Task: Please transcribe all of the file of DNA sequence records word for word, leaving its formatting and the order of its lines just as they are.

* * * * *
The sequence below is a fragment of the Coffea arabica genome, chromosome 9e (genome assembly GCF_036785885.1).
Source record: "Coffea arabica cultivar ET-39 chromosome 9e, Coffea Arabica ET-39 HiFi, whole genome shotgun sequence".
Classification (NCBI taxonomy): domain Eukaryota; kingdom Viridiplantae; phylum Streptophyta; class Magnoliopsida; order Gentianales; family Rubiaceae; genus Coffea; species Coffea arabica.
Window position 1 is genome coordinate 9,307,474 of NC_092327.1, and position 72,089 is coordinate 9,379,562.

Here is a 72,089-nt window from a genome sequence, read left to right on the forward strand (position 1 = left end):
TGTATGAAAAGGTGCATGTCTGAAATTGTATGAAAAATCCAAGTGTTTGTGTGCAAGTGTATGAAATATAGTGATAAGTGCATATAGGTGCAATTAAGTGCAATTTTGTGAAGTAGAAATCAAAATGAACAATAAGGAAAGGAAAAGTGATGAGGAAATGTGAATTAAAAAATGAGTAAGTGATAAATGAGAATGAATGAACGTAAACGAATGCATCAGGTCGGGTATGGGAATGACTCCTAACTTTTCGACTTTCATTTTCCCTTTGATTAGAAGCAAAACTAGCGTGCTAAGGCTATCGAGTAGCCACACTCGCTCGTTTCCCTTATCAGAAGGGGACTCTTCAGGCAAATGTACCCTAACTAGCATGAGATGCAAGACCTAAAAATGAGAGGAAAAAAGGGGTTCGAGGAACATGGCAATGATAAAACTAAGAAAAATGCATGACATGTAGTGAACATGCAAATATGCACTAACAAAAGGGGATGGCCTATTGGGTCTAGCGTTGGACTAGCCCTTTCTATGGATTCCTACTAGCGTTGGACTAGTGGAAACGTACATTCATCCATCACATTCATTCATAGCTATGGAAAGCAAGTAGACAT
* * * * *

The sequence below is a fragment of the Coffea arabica genome, chromosome 9e (genome assembly GCF_036785885.1).
Source record: "Coffea arabica cultivar ET-39 chromosome 9e, Coffea Arabica ET-39 HiFi, whole genome shotgun sequence".
Classification (NCBI taxonomy): domain Eukaryota; kingdom Viridiplantae; phylum Streptophyta; class Magnoliopsida; order Gentianales; family Rubiaceae; genus Coffea; species Coffea arabica.
Window position 1 is genome coordinate 9,307,474 of NC_092327.1, and position 72,089 is coordinate 9,379,562.

Here is a 72,089-nt window from a genome sequence, read left to right on the forward strand (position 1 = left end):
TGTATGAAAAGGTGCATGTCTGAAATTGTATGAAAAATCCAAGTGTTTGTGTGCAAGTGTATGAAATATAGTGATAAGTGCATATAGGTGCAATTAAGTGCAATTTTGTGAAGTAGAAATCAAAATGAACAATAAGGAAAGGAAAAGTGATGAGGAAATGTGAATTAAAAAATGAGTAAGTGATAAATGAGAATGAATGAACGTAAACGAATGCATCAGGTCGGGTATGGGAATGACTCCTAACTTTTCGACTTTCATTTTCCCTTTGATTAGAAGCAAAACTAGCGTGCTAAGGCTATCGAGTAGCCACACTCGCTCGTTTCCCTTATCAGAAGGGGACTCTTCAGGCAAATGTACCCTAACTAGCATGAGATGCAAGACCTAAAAATGAGAGGAAAAAAGGGGTTCGAGGAACATGGCAATGATAAAACTAAGAAAAATGCATGACATGTAGTGAACATGCAAATATGCACTAACAAAAGGGGATGGCCTATTGGGTCTAGCGTTGGACTAGCCCTTTCTATGGATTCCTACTAGCGTTGGACTAGTGGAAACGTACATTCATCCATCACATTCATTCATAGCTATGGAAAGCAAGTAGACAT